A storm is brewing for Bitcoin in the U.S.
Shortly after a judge ruled that Bitcoin is a legal currency in the United States, a financial regulator in New York has issued subpoenas to a number of prominent Bitcoin players in the U.S. Are Bitcoin’s days as the currency of the wild west of the internet coming to a close?
Bitcoin’s coming of age party is in full swing now as regulators close in on the virtual currency.
Yesterday, Forbes reported that nearly every major U.S.-based player in the Bitcoin industrial complex was subpoenaed by New York’s financial regulator. Now this doesn’t mean that the regulator believes there is criminal conduct or tax avoidance going on at the moment, it just wants these parties to appear before it to explain themselves.
A day after, the Senate Homeland Security and Governmental Affairs Committee published a letter to its website where it asks for:
Information related to any ongoing coordination of your agency with any other federal agencies or state and local governments related to the treatment of such currencies; and,
any plans or strategies regarding virtual currencies and information regarding any ongoing initiatives you have engaged in regarding virtual currencies and the name of the person most knowledgeable about any such plans, strategies, or initiatives.
Quite likely this means New York’s regulator and the Senate are in the process of crafting a regulatory framework, and it needs these parties to provide expert testimony. A memo written by the superintendent of New York’s Department of Financial Services says his department wants to work with stakeholders to “legitimate business enterprise”.
“It is in the common interest of both the public and the virtual currency industry to bring virtual currencies out of the darkness and into the light of day through enhanced transparency. It is vital to put in place appropriate safeguards for consumers and law abiding citizens,” Benjamin Lawsky, the superintendent, writes.
So regulators are concerned about some of the characteristics that make people flock to the virtual currency in the first place: it’s highly anonymous nature, and by extension, the ability to purchase things that can only be bought in a highly anonymous way concern law enforcement entities.
No kidding. A currency that powers Silk Road, a bazaar where drugs and guns can be purchased with Amazon.com like ease, should concern regulators. Years of tough-on-crime regulation that attacks drug and gun runners are set to be undone as high-level dealers of both vanished from the streets into the encrypted tunnels of Tor.
Certainly there are legitimate uses of Bitcoin. It can be a great way to stick it to payment processors, who charge between 2-5 percent of the transaction’s total for the simple task of acting as an intermediary.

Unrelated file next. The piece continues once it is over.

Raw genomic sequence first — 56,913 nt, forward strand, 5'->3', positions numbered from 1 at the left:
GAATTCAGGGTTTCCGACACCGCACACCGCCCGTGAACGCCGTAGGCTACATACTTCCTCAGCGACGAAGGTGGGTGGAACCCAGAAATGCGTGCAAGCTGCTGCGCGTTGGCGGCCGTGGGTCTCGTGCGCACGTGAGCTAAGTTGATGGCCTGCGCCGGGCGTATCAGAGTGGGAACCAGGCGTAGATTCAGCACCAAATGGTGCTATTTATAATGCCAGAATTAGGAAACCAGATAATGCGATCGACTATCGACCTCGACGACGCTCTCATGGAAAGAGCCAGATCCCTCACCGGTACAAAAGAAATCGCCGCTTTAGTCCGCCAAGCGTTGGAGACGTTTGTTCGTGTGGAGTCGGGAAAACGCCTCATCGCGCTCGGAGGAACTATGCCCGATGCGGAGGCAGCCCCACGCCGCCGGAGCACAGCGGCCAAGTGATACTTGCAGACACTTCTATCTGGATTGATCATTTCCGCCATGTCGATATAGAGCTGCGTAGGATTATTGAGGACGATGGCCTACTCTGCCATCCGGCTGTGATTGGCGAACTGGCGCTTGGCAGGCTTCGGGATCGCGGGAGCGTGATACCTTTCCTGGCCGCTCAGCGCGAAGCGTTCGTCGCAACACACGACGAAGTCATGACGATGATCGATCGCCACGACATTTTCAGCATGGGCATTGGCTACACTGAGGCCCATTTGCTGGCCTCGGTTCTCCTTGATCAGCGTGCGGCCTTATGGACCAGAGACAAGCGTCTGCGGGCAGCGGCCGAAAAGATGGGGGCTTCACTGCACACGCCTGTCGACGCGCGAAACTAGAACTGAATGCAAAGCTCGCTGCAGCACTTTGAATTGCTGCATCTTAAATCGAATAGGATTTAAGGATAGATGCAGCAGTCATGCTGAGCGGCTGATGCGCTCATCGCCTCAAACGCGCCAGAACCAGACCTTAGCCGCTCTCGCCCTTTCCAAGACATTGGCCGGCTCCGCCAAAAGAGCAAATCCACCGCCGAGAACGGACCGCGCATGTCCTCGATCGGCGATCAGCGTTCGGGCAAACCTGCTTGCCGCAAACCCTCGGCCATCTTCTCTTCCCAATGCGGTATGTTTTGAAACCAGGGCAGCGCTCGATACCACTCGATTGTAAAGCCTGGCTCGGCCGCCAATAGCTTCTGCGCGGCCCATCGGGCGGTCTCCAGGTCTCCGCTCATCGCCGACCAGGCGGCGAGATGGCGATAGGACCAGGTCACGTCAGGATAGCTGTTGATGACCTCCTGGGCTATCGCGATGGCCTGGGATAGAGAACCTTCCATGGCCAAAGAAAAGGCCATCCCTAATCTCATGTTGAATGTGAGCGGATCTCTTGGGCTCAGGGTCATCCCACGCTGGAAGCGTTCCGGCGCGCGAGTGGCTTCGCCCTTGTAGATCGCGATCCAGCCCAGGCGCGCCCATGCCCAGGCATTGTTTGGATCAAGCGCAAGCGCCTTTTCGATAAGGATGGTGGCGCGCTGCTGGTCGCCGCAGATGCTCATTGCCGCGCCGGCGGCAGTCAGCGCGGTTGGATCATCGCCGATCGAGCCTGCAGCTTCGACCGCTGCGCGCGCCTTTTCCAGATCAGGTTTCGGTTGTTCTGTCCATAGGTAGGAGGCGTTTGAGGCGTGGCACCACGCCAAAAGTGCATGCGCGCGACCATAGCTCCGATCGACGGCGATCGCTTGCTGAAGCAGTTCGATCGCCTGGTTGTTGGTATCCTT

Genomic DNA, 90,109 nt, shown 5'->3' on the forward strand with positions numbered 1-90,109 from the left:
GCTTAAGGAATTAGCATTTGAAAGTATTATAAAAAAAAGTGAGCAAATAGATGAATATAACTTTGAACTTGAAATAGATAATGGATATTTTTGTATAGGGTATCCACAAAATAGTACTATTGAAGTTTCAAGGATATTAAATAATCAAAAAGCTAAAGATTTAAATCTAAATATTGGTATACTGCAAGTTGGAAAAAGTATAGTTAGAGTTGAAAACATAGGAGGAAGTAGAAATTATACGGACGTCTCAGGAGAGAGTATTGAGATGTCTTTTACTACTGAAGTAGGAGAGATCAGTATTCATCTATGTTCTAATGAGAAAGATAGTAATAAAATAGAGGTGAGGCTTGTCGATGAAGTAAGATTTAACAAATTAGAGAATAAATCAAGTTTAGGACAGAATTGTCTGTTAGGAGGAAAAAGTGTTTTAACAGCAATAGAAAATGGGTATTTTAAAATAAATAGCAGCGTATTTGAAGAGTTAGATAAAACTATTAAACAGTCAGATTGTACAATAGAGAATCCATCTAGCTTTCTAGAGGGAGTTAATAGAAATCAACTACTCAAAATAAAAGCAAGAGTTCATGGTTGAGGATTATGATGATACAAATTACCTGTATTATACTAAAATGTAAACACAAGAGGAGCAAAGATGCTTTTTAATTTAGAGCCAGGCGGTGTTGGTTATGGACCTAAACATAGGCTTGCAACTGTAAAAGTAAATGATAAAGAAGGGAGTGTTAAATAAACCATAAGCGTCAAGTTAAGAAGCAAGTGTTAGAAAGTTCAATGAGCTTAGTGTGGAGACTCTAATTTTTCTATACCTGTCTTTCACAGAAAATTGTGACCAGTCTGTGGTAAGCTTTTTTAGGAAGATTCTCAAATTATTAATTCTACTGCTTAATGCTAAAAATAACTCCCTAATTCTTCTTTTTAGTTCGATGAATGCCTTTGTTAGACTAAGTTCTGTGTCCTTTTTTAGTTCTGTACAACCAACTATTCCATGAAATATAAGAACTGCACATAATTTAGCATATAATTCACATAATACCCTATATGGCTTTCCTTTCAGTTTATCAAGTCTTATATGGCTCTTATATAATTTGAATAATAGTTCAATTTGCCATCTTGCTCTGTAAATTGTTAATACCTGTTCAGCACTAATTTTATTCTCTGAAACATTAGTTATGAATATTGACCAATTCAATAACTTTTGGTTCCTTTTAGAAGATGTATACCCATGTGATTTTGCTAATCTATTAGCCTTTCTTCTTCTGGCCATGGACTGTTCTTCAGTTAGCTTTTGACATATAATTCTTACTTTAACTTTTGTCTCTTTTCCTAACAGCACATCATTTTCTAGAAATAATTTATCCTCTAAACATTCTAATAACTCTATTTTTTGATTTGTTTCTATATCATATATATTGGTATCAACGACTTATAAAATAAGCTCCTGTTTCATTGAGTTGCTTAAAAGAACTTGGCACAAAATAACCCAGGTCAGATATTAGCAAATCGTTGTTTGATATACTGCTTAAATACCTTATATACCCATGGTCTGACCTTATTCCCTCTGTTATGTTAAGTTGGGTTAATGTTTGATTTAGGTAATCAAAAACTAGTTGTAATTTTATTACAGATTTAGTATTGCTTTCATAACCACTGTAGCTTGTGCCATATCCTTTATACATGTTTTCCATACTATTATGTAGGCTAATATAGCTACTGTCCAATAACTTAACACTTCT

But as Bitcoin ventures from a novelty to a full-on investment vehicle and currency, regulators are going to be curious. After all by its very nature the government has a monopoly on control of what is legal tender. Bitcoin won’t be going away anytime soon, but much to the chagrin of its libertarianish fanboys, the United States will use her hegemonic reach to squeeze Bitcoin exchanges around the globe into compliance.
Currencies from the Taiwan Dollar, to the Mexican Peso and Norwegian Krone are only valuable because they can be exchanged for goods and services in their respective countries, and are easily convertible into a reserve currency like the United States Dollar or E.U. Dollar. Central banks need to hold a basket of currencies, especially reserve currencies, in order to make their country’s currency exchangeable and give confidence that this status won’t change in the future.
If U.S. regulators wanted to force Bitcoin exchanges into compliance, they could simply have their dollar accounts frozen by using their leverage with banks. Banks around the world generally say yes enthusiastically to U.S. demands, lest they be cut off from being allowed to operate in the U.S, so they would comply with the demand. Cash strapped Europe would also play along seeing a way to recoup lost tax revenue.
Without the ability to readily convert Bitcoins into dollars, its value will plummet fast. While the virtual currency can be exchanged for drugs, guns, webhosting, coffee and an assortment of other things, it can’t pay for the staples of life. It’s doubtful that a landlord would accept a currency as volatile as Bitcoin for monthly rent, nor a bank for down payment on a home. If people don’t have the confidence to trust Bitcoin for large transactions, it won’t go anywhere on its own, and needs to be exchangeable for dollars.
Bitcoin is on the path to being a regulated currency. It needs the securities of dollars as an anchor. Many won’t like it, but it was bound to happen.